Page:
... Simulation learning entails the public exposure of actions that are evaluated and discussed, and making mistakes and discussing them without inhibitions can be challenging. 6,7 We must also consider that in this educational context, a group of humans is actively interacting, and occasionally, some spontaneous behaviors may occur during a simulation session, which is the topic of the present article. ...
Introduction: Applause is a common behavior during simulation case learning sessions. Some simulation facilitators believe that this should not be allowed, arguing that it can mislead students when they make mistakes during simulation. This study was conducted to explore the opinions of students about spontaneous applause (initiated by the participants), as a habitual behavior in the simulation sessions, in the undergraduate and postgraduate nursing degrees. Methods: A qualitative research study was conducted based on the content analysis of 7 focus groups composed of simulation students (N = 101, both undergraduate and graduate students). The participants were asked to conduct a debate about the following question: What is your opinion about the spontaneous applause given to participants by their peers at the completion of the scenario as they go to the debriefing, and why? An inductive method of content analysis was used to interpret the data. Results: The majority considered applause as a sign of support; one student disapproved of the practice. For most participants, receiving spontaneous applause from their peers after finishing the simulation represented a spontaneous example of moral support that reduced the participants' stress. Conclusions: Applause within the context of clinical simulation is a motivational act, which should not be repressed by the facilitator, as long as it is a spontaneous and genuine act by the participants once the simulation experience ends.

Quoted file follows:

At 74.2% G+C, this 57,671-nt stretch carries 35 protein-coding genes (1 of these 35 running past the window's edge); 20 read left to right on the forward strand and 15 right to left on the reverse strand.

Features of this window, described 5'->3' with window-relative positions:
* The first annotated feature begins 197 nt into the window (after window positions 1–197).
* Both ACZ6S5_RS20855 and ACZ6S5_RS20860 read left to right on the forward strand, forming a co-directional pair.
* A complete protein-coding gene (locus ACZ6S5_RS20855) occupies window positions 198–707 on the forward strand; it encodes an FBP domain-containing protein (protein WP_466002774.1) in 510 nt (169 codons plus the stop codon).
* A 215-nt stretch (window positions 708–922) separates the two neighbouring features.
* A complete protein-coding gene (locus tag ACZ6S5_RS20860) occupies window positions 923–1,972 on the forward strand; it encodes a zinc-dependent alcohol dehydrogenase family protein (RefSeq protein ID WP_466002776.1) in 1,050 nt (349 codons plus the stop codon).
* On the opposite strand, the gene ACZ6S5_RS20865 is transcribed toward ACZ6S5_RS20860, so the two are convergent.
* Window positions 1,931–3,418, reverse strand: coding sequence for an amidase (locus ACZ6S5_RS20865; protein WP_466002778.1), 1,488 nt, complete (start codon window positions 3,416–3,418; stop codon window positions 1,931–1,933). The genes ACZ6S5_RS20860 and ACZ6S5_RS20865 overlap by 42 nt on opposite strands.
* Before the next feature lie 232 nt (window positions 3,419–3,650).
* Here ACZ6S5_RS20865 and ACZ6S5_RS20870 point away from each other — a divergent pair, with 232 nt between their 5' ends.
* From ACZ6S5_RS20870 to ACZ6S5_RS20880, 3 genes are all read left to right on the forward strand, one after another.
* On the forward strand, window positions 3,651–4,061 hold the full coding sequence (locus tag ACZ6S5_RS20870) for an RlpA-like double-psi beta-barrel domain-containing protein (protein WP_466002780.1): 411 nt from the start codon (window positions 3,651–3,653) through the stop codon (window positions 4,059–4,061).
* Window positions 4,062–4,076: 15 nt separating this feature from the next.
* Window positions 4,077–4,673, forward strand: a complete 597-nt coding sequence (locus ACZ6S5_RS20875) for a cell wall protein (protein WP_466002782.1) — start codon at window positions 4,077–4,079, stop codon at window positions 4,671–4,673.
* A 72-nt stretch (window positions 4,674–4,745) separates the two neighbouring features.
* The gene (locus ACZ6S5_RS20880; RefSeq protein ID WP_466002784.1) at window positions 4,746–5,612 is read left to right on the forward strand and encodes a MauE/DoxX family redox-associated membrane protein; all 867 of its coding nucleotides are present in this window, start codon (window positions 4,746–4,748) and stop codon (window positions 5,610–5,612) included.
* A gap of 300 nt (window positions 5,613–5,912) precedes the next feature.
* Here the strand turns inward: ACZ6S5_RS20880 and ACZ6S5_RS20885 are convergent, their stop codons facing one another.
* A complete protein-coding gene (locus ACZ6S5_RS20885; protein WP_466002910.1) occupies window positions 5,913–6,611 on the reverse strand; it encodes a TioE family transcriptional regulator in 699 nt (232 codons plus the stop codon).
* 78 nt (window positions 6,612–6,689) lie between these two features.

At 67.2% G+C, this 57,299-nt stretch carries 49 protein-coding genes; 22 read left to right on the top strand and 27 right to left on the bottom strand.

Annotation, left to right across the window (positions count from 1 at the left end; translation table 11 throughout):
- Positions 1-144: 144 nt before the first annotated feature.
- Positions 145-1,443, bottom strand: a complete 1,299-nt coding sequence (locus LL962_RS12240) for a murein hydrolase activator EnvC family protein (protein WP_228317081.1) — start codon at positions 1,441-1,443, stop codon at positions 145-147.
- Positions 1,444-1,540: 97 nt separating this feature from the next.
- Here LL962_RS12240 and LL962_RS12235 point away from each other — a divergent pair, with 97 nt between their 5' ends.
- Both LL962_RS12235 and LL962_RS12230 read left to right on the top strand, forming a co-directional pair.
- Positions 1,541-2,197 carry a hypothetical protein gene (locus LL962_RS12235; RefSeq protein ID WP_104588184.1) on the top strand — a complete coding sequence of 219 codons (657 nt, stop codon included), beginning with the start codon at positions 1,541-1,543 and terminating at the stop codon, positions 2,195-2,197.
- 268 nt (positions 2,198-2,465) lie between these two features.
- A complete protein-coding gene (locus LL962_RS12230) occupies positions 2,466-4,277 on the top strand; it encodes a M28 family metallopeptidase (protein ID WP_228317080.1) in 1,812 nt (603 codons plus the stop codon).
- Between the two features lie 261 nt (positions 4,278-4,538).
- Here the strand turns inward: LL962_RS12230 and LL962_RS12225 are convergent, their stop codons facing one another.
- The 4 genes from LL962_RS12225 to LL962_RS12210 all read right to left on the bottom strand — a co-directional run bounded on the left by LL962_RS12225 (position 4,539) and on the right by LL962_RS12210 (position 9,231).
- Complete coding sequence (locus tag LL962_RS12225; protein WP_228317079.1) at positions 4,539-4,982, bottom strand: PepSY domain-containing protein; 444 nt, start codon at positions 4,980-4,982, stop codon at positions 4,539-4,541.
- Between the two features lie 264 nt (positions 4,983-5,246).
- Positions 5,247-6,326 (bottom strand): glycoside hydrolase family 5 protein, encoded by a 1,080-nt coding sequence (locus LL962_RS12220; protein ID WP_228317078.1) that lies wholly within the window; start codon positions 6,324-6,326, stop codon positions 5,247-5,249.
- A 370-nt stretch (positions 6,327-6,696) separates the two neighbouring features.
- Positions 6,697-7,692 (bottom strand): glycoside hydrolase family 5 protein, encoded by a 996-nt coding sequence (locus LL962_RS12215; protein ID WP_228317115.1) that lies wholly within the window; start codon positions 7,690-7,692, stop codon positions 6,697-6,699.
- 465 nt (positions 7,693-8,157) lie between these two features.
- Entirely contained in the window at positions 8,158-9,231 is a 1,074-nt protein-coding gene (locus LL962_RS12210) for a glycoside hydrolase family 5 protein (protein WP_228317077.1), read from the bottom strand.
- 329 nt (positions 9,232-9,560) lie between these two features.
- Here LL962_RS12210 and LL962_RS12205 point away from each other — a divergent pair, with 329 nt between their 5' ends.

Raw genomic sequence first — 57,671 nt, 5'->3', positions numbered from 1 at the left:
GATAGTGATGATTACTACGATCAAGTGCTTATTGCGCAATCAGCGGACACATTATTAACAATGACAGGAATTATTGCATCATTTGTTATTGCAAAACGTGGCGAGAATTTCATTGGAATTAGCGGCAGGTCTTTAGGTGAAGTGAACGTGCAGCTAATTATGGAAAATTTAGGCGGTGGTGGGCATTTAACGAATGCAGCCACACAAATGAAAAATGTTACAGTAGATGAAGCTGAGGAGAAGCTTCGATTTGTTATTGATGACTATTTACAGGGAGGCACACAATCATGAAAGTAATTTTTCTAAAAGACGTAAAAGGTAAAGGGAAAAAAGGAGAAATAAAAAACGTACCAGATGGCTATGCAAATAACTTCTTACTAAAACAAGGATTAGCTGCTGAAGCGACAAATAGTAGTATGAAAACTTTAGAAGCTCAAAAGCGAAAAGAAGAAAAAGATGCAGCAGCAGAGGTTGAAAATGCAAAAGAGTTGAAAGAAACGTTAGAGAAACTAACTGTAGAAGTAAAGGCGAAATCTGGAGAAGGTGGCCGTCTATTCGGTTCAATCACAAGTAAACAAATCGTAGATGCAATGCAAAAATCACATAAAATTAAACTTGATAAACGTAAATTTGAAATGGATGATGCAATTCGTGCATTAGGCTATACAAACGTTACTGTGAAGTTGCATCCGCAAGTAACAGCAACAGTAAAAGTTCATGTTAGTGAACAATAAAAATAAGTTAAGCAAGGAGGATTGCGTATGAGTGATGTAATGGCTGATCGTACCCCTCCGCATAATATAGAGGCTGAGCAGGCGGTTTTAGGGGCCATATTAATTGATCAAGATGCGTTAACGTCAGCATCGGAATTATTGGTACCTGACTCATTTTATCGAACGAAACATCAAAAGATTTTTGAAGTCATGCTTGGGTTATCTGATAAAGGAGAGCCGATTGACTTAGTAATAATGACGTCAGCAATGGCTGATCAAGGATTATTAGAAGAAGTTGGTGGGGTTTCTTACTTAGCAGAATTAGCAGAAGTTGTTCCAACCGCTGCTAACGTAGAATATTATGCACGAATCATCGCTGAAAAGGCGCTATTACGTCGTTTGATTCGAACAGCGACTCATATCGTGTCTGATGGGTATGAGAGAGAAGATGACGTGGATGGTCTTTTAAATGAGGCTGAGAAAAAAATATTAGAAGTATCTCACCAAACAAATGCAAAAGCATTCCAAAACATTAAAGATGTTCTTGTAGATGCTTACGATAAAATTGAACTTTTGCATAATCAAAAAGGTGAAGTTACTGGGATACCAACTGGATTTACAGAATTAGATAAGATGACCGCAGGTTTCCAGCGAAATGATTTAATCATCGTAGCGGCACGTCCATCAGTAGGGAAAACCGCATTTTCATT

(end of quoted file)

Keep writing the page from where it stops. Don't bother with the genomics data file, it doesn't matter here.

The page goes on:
... n the modern medical education era the clinical skill lab (CSL) is very well known teaching equipment 1 . This allows students to 'mistake forgiving' training on manikins before performing the same procedure on real patient. ...
Article